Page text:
I do think that the social economy has really focused on sharing a lot more and it’s not just a bit of ‘if it helps me, all the better’. I think there’s a lot of self-centred sharing going on, but hey if the positive outcome of that is that more people also get to see great resources, conversations, ideas, why not then. Eventually, we all have our coping mechanisms (as simple as voting with our feet) when we come across people with a different balance on the ego-everyone scale…

    What is perhaps interesting in that ‘knowledge ego-logy’ is that some people who might have been motivated to share, initially for their own profit, might be ‘stung by the sharing virus’ and really get into the habit of sharing for other’s help and happiness… So all in all again whatever the motivations, sharing usually ends up with a positive result.

    Thank you both very much for your kind comments and stimulating reflections!

  2. Ewen and Nancy,
    I find that the more I share the more effective I become…
    … because… helping others generates a trusting relationship that is (usually) mutually beneficial in many ways, such as I often get good advice/support back. This is not WHY I share, but is a useful outcome from sharing. Time invested in sharing does generate ROI in the longer term as it makes us more effective and provides access to a wider diversity of ideas and perspectives. When you don’t share is when you know people are deliberately leveraging your community spirit for their own personal gain ALONE, rather than paying it forward OR when people are likely to use your provided information and insights inappropriately or even misuse/abuse it.
    Regarding Nancy’s question, people vary in their social motivations. For genuine sharers, the real motivation is seeing others achieve positive outcomes from your help (also applies to teaching and learning contexts). For “commercial sharers” it is more about social climbing and self promotion. This is not a dichotomy, is it a sliding scale. It gets down to expectation and balance of the two. If sharing to help others (as the emphasis) generates a bit of self benefit, this is OK and we are glad to see that if it happens. However, if one was disappointed when there is no immediate commercial benefit (with emphasis on “why else would I share that?”), then I would not consider this a positive approach. To some degree it how we learned our values and what we have experienced (and who our role models are). No right or wrong – just what we are comfortable with personally from our perspective.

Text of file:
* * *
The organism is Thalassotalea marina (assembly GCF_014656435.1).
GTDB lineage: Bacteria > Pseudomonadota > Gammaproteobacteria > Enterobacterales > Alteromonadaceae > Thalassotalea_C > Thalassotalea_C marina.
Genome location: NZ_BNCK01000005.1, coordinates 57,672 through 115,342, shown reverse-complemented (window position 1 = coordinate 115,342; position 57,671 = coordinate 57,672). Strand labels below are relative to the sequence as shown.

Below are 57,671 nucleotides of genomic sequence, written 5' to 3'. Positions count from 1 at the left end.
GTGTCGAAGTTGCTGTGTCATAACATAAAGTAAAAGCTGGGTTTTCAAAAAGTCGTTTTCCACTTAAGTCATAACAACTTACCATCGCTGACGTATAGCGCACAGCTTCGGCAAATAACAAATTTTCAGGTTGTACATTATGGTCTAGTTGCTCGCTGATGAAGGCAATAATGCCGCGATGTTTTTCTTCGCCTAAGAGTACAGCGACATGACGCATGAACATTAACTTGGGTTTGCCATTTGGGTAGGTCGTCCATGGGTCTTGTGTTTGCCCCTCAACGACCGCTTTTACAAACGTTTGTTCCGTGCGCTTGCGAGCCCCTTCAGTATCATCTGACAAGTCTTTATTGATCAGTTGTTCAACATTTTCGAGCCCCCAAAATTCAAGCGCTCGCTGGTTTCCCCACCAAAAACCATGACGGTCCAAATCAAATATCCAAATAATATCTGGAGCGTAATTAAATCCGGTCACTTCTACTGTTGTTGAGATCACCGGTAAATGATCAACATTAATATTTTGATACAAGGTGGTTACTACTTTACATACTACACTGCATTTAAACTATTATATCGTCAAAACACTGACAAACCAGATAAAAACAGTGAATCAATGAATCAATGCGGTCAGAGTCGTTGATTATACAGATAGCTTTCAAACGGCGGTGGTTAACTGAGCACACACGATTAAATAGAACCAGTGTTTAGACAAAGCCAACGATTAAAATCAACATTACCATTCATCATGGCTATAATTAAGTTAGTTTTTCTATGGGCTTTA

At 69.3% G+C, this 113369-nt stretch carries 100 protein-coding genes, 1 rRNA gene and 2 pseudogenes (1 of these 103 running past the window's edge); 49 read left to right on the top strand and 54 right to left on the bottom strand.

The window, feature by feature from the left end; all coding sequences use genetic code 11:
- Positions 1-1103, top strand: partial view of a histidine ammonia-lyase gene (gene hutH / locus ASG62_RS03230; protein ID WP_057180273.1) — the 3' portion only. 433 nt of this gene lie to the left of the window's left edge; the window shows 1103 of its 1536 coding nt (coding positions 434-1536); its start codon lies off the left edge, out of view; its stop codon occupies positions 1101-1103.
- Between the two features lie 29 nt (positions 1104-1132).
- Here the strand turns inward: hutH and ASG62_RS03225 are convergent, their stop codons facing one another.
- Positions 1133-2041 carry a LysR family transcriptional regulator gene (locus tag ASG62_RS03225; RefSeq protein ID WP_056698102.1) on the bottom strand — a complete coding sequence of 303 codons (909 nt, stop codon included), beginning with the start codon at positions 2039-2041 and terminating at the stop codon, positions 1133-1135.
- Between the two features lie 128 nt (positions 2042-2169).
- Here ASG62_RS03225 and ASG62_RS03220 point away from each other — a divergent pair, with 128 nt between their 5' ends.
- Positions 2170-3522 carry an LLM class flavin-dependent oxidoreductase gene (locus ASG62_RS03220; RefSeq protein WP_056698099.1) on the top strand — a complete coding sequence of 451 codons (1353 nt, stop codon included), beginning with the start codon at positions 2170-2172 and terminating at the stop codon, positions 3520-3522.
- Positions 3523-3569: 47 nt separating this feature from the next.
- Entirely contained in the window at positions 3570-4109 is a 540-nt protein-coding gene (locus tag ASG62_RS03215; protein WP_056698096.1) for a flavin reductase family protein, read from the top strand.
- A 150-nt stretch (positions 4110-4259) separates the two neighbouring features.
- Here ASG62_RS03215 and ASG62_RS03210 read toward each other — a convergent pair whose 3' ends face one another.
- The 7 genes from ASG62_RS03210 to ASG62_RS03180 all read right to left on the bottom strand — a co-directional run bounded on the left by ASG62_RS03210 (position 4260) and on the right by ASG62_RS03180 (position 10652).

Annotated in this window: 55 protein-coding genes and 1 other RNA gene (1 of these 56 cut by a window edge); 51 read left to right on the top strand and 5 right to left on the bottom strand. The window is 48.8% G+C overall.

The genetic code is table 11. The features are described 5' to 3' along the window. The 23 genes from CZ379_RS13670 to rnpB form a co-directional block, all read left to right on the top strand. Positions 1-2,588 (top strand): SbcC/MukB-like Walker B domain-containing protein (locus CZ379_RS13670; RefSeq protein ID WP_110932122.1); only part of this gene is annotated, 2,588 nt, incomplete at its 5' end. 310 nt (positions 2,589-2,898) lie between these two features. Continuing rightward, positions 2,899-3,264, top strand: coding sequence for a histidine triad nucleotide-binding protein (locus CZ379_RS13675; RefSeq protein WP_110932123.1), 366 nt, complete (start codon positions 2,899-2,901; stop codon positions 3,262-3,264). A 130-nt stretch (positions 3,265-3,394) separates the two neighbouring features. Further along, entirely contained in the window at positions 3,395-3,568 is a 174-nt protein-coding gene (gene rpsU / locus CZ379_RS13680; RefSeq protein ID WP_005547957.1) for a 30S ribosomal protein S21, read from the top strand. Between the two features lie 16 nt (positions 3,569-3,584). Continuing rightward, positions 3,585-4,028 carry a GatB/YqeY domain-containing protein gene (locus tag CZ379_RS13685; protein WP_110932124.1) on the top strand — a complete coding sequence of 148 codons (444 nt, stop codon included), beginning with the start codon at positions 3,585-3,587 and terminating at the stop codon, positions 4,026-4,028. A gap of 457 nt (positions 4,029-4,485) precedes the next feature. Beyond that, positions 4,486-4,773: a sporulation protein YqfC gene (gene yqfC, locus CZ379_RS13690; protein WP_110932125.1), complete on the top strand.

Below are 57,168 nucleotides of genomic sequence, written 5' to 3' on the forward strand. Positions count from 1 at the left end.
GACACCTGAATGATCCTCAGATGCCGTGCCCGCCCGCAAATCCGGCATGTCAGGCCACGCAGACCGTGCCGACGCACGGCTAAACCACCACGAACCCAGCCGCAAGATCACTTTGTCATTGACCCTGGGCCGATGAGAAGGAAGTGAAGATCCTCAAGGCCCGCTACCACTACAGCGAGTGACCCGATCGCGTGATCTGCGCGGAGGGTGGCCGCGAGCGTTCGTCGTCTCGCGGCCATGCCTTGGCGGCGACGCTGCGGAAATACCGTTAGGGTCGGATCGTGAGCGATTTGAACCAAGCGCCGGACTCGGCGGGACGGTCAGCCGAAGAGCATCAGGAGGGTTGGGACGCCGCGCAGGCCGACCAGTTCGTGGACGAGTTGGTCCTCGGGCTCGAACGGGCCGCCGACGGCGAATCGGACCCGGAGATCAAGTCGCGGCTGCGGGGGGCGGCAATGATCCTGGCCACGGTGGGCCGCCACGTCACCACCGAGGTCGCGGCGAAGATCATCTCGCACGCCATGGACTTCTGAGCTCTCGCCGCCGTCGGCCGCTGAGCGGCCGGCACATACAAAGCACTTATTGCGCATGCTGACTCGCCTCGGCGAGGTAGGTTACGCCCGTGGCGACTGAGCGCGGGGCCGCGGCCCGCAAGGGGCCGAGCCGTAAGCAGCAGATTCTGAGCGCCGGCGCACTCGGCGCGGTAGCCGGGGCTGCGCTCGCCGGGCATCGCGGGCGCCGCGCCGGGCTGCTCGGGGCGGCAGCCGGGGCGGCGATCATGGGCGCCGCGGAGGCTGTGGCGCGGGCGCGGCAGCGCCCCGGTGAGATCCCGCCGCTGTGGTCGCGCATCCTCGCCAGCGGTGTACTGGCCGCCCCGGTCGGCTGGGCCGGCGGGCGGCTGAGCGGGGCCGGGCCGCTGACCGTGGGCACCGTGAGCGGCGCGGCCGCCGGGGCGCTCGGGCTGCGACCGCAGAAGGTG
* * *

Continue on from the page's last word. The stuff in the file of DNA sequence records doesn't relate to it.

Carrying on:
3. Ha! And btw I don’t want to make this sound like I get it right all the time and others around me never. But lots of people in my immediate environment quickly feel overwhelmed and don’t see the time or point of sharing.
    But your question is to the point… and perhaps I’m just not realising that everyone around me just has A LOT more work than me? If not, I reckon that:
    – Everyone feels the joy of sharing – especially when acknowledged by the people who benefited from that sharing – so it’s mostly not a case of people not enjoying sharing.
    – So it boils down to not finding the time, or not finding enough incentive.
    – If a question of time, it might be that a) they’re indeed really too busy, in which case they might have a planning problem (and saying no to too much work if at all possible)
    – If a question of not enough incentive, I reckon it’s to do with not having fine-tuned their personal learning network and thus not finding it easy to share. e.g. on emails one thinks twice before sharing (because of that problem of overwhelming others’ inbox). Yes, I think that might be one of the main points of not seeing good enough reasons for sharing: you don’t benefit from it regularly and it’s an extra hurdle (invading email inboxes of spending time developing & fine-tuning one’s PLN) to share stuff…

    And I do think that my work as ‘knowledge sharing & communication specialist’ naturally puts me in a position to share knowledge and information more readily. In addition, according to team roles I am a natural resource investigator so it’s in my nature as well as in my function.

    What are the cases when you don’t share information and what have you heard from people around that prevents them from sharing?